Dragster a dream to race

The first time Mike Buchanan sat at the controls of a slingshot dragster, he was a 14-year-old Explorer Scout. He and his fellow scouts had reassembled an old quarter-mile drag car, admittedly only powered by a GMC 6-cylinder engine.

But it was a dragster and a boy can dream, can't he?

"My dad had to sign a waiver... it was a kick," says Buchanan, who actually got to drive that old dragster.

Today, retired after a 30-year career with Sedgwick County EMS, he says he is still living that dream. He owns a vintage front-engined junior fuel dragster and a gorgeous 1933 Ford street rod.

"I am a lucky, lucky man," he declares.

Let's start with the dragster.

"Growing up in that era, it had always been in the back of my mind... front-motored cars are what it's all about. Just to get a chance to own one of these... and the fact this car has some history... makes it even cooler," he says with a broad grin.

He bought the car from a friend, Brian Andrews of El Dorado, who had flown to California, rented a truck and brought the former AA/FD dragster back to Kansas on its trailer. The dragster had been re-engined, with an injected small-block Chevy V-8 replacing the venerable 392-cubic-inch Chrysler Hemi.

Andrews updated the chassis and had it re-certified for competition. He raced it for three years before selling it to Buchanan. "This is the best 'used car' experience I've ever had," said Buchanan, who said the asking price was more than fair and the dragster was everything it was supposed to be.

The dragster was one of several built by Jim Davis of northern California, apparently in 1968. There is a gap in the history of the car, but wherever the car was, it was obviously well cared for, Buchanan said.

He's done enough research that he's convinced the car was nicknamed "Luanne" for a Texas singer. "It is a cool car," he said, noting that he has logged 18 passes on it so far and that the 377-cubic-inch engine is simple to service. His best pass so far in a quarter mile is 9.09 seconds at 147 mph. "I'm still learning the car," he said. Veteran drag racer Gary Roushkolb serves as crew chief and adviser.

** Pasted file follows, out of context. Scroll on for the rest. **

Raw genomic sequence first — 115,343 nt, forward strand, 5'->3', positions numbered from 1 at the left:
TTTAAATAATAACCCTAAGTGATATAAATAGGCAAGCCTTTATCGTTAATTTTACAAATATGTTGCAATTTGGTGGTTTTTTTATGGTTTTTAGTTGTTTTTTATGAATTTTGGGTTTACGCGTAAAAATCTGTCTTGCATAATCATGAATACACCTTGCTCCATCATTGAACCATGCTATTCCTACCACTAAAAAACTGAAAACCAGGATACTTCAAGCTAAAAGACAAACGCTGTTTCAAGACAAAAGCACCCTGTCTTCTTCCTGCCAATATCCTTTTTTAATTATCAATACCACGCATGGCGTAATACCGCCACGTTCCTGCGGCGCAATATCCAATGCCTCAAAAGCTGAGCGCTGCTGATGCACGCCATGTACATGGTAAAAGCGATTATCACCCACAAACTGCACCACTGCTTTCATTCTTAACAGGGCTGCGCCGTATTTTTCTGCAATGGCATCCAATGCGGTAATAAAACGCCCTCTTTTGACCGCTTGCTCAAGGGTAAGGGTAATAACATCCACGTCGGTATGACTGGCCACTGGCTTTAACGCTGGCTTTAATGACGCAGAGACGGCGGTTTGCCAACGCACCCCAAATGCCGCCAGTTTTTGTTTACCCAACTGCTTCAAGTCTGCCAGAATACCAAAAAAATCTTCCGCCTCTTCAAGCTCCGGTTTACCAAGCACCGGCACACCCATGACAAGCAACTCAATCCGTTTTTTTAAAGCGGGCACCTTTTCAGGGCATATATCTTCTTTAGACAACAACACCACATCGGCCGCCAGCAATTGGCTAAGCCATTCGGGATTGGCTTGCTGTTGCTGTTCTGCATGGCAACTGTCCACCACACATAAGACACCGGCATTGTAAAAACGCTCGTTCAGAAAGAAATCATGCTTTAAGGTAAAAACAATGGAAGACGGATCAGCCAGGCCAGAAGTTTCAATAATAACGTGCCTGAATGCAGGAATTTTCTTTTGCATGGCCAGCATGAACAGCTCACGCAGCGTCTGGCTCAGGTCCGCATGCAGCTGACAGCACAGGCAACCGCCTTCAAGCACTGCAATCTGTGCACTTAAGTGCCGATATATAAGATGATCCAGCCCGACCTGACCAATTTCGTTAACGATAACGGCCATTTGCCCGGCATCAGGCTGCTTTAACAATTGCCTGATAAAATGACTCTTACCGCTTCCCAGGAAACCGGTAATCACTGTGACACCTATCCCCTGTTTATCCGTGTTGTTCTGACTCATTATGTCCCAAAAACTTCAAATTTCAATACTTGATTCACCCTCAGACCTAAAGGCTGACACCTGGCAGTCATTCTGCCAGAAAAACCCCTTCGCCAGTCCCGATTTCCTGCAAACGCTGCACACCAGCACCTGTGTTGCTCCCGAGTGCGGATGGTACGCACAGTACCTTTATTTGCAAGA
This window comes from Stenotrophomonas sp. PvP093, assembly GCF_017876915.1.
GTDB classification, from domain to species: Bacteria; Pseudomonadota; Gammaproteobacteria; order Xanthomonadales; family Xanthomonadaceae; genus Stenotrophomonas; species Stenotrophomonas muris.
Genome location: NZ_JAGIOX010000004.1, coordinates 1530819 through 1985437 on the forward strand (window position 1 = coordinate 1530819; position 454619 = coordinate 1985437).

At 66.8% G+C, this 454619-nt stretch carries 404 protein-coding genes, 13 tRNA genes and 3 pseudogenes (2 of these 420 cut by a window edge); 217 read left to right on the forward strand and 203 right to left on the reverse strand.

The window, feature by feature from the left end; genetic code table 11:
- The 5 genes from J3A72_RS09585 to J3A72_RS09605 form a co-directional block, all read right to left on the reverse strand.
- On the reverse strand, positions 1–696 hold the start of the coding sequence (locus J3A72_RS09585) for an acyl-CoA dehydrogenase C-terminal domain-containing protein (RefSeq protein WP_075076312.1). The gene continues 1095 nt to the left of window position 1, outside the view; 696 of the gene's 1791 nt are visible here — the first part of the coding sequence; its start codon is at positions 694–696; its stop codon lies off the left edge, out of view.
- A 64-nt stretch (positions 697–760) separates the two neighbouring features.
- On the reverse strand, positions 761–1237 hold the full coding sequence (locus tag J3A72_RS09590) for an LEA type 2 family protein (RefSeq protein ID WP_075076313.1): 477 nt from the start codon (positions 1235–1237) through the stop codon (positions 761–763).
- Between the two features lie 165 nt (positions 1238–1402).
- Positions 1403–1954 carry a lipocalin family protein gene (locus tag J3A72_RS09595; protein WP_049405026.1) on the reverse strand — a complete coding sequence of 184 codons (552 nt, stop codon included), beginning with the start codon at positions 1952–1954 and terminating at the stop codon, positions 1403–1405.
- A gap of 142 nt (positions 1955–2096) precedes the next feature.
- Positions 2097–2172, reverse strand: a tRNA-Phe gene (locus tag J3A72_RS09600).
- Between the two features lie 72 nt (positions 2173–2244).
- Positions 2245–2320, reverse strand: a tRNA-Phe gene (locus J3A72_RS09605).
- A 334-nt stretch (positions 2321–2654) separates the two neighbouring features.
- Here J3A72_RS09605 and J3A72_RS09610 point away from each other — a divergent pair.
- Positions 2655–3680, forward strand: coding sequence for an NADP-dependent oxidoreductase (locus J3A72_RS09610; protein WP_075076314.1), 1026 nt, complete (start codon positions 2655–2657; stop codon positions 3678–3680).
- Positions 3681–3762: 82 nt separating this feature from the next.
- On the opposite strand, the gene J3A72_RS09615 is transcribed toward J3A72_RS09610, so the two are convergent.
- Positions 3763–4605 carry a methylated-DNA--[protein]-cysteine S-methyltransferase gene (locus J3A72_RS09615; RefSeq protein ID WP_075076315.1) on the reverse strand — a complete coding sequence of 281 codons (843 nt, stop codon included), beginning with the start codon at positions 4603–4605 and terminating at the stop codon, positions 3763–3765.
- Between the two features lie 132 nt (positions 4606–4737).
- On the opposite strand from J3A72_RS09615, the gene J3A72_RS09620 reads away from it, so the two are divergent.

Buchanan thinks his elapsed times and top speed will improve once he upgrades the rear wheels and drag slicks. "I think it's got some 8.50s in it," he said.

The car still runs racing methanol through the old-style mechanical Hilborn fuel injection topped by eight intake stacks; power flows through a 2-speed Powerglide racing transmission rebuilt by Chance Transmissions.

When Buchanan releases the transmission brake, he said, "It feels like somebody walked up and kicked you in the rear. It gets to 7600 rpm pretty quick. It does a little dance and you're trying to steer it and shift it all at one time."

He plans to run the dragster at Midwest nostalgia races for a while, but eventually, he wants to restore it to its original form, complete with a blown, fuel-injected Chrysler Hemi on nitromethane.

So much for the "beast" — now for the "beauty."

"I told my wife (Suzanne) that I would really like to build a '33 Ford," Buchanan recalled. Aware of the time involved, she told him she wished he could find a car already together, so he could enjoy it right away.

"Then this one popped up on eBay. The owner had passed away. It had no interior in it and it only had 37 miles on it," Buchanan said. "It was painted and flamed and running. This is pretty much how I would have built it," he said.

So he bought the Ronson Body fiberglass car from its Florida owner about a year ago and brought it to Wichita.

It is powered by a 290 horsepower 350 Chevy V-8 with an Edelbrock intake and carburetor, with Smithy mufflers providing an impressive rumble out back. A 700R4 automatic overdrive transmission is coupled to an 8-inch Ford rear end equipped with highway-friendly 3:0 gears. With an Air Ride suspension system "borrowed" from his '73 Camaro project, Vintage Air, electric windows and a Secret Audio sound system in place, Buchanan notes, "This is a good car to go places in."

But what about that missing interior? Armed with an instructional CD from another street rodder, Buchanan rounded up a few Cessna leather hides and some simulated ostrich leather and created his own door panels, headliner and trunk upholstery. Stylecraft Auto Upholstery handled the more involved stitching of the 1993 Firebird bucket seats for him.

He plans to exhibit all three cars, the Camaro, the '33 Ford coupe and the dragster, at the upcoming Starbird custom car show.